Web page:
Is “Buying Black” Just A Trend

Julia Aaryn Montanez

The term “buying black” has become a nationwide trending topic and movement in the last few weeks. Many Americans of all races and creeds have jumped on the bandwagon of investing in the Black culture for years without any of these profits being put back into the Black economy. Schools, neighborhoods, hospitals, and even small business owners struggle to thrive in black communities and get their start as an entrepreneur.

Well maybe the time is now. Since the recent protests for the “Black Lives Matter” movement, many of our big-name brand companies have jumped on board toting “BLM” hashtags and proclaiming their undying support for the Black Lives Matter movement and Black community. Nike, Disney, Ben & Jerry’s, even the NFL have spoke out against systemic racism and put their money where their mouth is by contributing huge donations to the Black Lives Matter organization.

But all these companies are owned by a majority of white business men in white corporate America board rooms. How can these white men fully represent and understand what it means to support the Black community? There is an obvious lack of diversity and inclusion in many of these conglomerate companies that many of of us grew up being taught to idolize. This is where “buying black” comes into play. Not only do Black owned businesses have a better understanding of the needs of the Black community, but they are trillion-dollar industry that has the means to rebuild the Black economy on a community level.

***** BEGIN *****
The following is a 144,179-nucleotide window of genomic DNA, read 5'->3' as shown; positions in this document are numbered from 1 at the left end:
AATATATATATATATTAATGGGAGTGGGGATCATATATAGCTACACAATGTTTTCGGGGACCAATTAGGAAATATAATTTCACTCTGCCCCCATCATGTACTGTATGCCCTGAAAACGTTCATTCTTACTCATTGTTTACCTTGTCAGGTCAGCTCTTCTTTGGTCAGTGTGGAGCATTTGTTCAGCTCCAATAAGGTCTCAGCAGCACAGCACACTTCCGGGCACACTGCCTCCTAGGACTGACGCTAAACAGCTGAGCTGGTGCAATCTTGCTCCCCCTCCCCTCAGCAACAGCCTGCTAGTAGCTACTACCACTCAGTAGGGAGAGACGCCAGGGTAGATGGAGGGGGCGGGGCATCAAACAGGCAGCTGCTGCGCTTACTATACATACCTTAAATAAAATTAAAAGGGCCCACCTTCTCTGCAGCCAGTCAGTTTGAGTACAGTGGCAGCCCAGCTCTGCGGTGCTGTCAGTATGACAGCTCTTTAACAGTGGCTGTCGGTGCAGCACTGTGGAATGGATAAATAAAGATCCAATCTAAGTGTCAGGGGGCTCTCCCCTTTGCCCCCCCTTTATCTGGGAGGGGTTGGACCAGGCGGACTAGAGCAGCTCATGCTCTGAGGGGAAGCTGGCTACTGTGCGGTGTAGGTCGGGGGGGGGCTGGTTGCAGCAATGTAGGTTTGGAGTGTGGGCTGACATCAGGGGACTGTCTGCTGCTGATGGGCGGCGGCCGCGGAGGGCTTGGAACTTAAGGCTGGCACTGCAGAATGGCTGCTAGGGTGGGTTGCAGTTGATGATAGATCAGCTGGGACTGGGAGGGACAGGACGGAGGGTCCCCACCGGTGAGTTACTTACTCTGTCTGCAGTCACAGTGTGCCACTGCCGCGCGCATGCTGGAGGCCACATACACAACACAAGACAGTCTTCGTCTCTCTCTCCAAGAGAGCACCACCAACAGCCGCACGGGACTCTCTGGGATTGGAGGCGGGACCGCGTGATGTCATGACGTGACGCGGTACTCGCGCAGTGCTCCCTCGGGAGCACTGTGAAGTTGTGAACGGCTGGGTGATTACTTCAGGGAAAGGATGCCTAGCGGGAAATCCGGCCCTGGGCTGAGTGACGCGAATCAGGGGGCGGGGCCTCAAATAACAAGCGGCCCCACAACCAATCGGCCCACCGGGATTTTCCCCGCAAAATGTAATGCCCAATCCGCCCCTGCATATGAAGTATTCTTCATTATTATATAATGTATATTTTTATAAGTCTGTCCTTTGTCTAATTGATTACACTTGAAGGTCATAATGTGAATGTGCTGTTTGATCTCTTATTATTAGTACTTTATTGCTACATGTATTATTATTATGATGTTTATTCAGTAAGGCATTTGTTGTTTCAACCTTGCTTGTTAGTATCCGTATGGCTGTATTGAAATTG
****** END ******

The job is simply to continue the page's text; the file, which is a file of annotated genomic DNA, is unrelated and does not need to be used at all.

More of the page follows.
So how does the Black community get there? One idea has been apps that help consumers (of all races) find black owned businesses in their area. “Blocal” is a popular one that even offers consulting tactics on customer service etiquette to help Black business owners expand their brand to a broader audience. As the world churns in this new “WOKE” status that does not seem to be dying down anytime soon, buying black may be the new normal. It might just well be the dawning of a new economic era as we know it. We can only hope that the rebuilding of the beloved Black Wall Street is not far behind.